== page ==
That famous Police song from my high school days aside, it’s interesting how the same development has planting design examples to follow and avoid.
Plants don’t need to be second-rate life forms, when humans are there to steward them and the land. What helps once I have a project’s
physical geography nailed down using fact (shunning perception), is to think in terms of how a plant will mature where used, without removals or radical maintenance and irrigation.
Photos from Albuquerque, 11/10/2013 –
a 5′ wide space, hardy plants layered to provide year-round greenery…anything here that might be a problem?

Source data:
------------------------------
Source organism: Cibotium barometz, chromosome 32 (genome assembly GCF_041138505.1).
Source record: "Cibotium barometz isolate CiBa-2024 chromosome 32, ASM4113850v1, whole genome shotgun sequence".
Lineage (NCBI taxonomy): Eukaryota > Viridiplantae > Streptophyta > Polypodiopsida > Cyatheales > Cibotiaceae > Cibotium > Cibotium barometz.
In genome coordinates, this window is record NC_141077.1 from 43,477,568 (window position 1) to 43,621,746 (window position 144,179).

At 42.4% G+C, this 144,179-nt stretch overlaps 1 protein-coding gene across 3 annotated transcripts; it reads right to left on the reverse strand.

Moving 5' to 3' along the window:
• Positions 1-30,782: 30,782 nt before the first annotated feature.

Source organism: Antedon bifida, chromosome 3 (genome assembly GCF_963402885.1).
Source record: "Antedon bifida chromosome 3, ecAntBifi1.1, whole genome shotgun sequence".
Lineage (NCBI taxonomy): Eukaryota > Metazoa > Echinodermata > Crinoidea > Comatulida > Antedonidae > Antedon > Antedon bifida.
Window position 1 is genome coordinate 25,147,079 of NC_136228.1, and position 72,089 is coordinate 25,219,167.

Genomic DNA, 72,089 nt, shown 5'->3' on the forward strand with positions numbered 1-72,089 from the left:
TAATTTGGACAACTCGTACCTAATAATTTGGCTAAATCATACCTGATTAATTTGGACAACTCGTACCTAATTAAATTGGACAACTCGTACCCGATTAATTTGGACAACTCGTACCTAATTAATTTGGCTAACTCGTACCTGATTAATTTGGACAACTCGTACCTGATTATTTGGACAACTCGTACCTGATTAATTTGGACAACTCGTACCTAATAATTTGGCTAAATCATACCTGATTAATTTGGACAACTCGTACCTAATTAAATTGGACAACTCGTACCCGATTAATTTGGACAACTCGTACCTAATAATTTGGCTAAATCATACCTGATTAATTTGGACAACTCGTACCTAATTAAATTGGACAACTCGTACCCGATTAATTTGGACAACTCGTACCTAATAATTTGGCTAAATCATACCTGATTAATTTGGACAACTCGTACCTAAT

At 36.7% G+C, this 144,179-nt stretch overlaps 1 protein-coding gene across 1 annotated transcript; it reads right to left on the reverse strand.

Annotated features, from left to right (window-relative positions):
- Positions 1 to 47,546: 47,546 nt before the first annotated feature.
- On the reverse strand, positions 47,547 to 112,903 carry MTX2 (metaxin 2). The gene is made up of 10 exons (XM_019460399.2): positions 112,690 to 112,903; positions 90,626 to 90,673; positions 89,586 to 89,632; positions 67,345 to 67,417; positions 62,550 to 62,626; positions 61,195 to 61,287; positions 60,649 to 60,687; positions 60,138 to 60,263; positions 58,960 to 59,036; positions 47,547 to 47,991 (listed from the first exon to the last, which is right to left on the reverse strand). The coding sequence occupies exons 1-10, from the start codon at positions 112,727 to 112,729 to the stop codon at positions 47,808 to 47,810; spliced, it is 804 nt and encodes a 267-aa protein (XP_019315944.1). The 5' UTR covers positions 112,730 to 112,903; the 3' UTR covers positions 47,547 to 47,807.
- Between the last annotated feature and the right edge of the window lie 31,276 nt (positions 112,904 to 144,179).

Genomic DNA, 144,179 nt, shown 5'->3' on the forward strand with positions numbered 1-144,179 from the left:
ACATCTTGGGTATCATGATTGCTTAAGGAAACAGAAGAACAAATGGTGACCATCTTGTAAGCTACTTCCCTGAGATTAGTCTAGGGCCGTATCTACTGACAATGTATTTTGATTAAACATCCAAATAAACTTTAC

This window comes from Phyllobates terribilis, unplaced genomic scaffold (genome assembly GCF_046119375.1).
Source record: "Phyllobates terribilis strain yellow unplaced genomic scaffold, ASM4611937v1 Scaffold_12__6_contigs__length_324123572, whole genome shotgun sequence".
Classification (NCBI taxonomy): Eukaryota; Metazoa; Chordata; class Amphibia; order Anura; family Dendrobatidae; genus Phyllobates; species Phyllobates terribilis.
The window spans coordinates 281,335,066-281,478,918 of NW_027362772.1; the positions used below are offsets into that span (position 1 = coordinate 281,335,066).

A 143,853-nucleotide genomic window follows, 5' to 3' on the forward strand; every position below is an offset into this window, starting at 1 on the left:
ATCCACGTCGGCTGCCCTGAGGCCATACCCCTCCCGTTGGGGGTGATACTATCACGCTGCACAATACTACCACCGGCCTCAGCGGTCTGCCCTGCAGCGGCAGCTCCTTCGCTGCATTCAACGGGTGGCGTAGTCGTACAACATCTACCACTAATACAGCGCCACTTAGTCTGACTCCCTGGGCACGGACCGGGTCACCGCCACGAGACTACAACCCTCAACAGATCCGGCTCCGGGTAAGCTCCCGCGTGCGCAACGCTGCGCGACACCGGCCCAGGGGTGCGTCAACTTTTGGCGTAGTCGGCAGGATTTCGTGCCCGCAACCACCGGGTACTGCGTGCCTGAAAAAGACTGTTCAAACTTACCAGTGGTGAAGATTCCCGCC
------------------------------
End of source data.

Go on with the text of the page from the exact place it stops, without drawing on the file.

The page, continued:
…mature Thompson Broom (L in 1st streetscape photo), instead in a 10’+ deep bed; it needs a larger space like this, far more than inches from curb and paving [QUERCUS design at CNM Workforce Training Center, 2-3 years old]… …a more compact, evergreen option to Thompson Broom (R in 1st streetscape photo) can be Trailing Germander / Teucrium chamaedrys [QUERCUS design at Aliso, 1-2 years old]…if a layered planting is really needed in a narrow space…installed 2′ from the curb, that is… …and ‘Regal Mist’ Gulf Muhley could be changed to smaller ‘Nashville’ Purple Muhley / Muhlenbergia rigida ‘Nashville’, if plant layering in a narrower space is so necessary [QUERCUS design at Aliso, 2 years old]…the “artiste”-type of landscape architect / designer can benefit from being open to similar forms more suitable to a space – blessed are the the flexible, for they shall not be easily broken… …walk a few blocks, and another narrow planting space (4′ wide?)…also with plants that provide winter interest (ignore the hatin’-life blue fescues unsuited to a full sun desert site, plus reflected heat)…Yucca rostrata, Chrysactinia mexicana and Agave parryi ssp. truncata are likely to mature gracefully and thrive in such a space in that project’s zone (arid USDA Zone 8a / Sunset 10[a])…the background plants by the building work well, too